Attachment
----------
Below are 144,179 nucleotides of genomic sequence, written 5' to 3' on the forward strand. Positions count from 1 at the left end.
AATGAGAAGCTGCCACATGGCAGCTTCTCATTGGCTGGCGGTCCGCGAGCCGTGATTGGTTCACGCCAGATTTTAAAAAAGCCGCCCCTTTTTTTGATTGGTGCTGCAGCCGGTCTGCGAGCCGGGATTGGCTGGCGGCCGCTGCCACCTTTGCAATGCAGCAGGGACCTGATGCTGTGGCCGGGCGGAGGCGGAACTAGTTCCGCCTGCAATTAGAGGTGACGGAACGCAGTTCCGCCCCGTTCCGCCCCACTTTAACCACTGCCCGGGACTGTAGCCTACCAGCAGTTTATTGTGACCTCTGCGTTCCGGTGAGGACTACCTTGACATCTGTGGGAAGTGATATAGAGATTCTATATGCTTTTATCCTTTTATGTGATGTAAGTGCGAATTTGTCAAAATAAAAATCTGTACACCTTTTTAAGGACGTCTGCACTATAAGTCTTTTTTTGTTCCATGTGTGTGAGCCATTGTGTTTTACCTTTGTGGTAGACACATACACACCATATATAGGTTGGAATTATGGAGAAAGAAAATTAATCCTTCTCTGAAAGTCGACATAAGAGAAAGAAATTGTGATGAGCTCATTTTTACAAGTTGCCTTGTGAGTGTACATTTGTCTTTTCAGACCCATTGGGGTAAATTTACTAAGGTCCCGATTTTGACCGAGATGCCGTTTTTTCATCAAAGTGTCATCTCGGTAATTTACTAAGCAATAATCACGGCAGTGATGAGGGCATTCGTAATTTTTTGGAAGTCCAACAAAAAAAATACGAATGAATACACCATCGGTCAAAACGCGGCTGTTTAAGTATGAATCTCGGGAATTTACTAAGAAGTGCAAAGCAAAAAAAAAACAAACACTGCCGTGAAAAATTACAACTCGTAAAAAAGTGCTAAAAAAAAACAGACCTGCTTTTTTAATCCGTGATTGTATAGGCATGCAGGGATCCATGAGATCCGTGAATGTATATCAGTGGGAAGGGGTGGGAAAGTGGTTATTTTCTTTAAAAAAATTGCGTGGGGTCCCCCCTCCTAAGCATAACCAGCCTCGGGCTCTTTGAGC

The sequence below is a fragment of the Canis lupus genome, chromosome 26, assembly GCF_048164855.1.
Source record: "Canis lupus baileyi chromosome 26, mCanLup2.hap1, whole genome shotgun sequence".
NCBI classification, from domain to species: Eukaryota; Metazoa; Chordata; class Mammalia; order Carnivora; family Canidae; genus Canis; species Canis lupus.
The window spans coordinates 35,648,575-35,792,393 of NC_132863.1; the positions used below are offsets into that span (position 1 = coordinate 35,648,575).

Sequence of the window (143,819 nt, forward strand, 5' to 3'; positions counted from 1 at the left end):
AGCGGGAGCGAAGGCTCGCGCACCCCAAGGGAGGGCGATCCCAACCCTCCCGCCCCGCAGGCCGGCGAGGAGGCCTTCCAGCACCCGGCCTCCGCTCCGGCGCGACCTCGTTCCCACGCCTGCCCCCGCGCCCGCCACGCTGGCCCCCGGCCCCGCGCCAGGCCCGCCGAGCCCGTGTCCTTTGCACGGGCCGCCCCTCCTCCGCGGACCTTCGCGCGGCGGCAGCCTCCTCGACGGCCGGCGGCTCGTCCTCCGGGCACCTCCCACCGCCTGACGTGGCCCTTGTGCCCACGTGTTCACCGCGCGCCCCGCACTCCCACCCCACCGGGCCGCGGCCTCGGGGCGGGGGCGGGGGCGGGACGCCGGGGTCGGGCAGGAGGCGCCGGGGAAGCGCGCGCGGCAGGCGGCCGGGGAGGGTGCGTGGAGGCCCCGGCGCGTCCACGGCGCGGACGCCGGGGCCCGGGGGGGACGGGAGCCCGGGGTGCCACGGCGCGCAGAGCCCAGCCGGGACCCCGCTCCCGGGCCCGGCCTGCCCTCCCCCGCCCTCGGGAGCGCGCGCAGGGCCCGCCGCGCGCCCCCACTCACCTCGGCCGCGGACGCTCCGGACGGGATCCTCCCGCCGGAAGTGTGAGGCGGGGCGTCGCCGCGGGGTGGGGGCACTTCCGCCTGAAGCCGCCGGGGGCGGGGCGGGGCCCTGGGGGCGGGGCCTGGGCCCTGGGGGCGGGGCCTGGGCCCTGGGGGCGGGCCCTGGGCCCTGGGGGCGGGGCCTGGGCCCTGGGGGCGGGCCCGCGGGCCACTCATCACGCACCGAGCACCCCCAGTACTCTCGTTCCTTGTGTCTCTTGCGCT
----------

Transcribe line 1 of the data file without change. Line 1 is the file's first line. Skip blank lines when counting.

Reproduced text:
Below are 144,179 nucleotides of genomic sequence, written 5' to 3' on the forward strand. Positions count from 1 at the left end.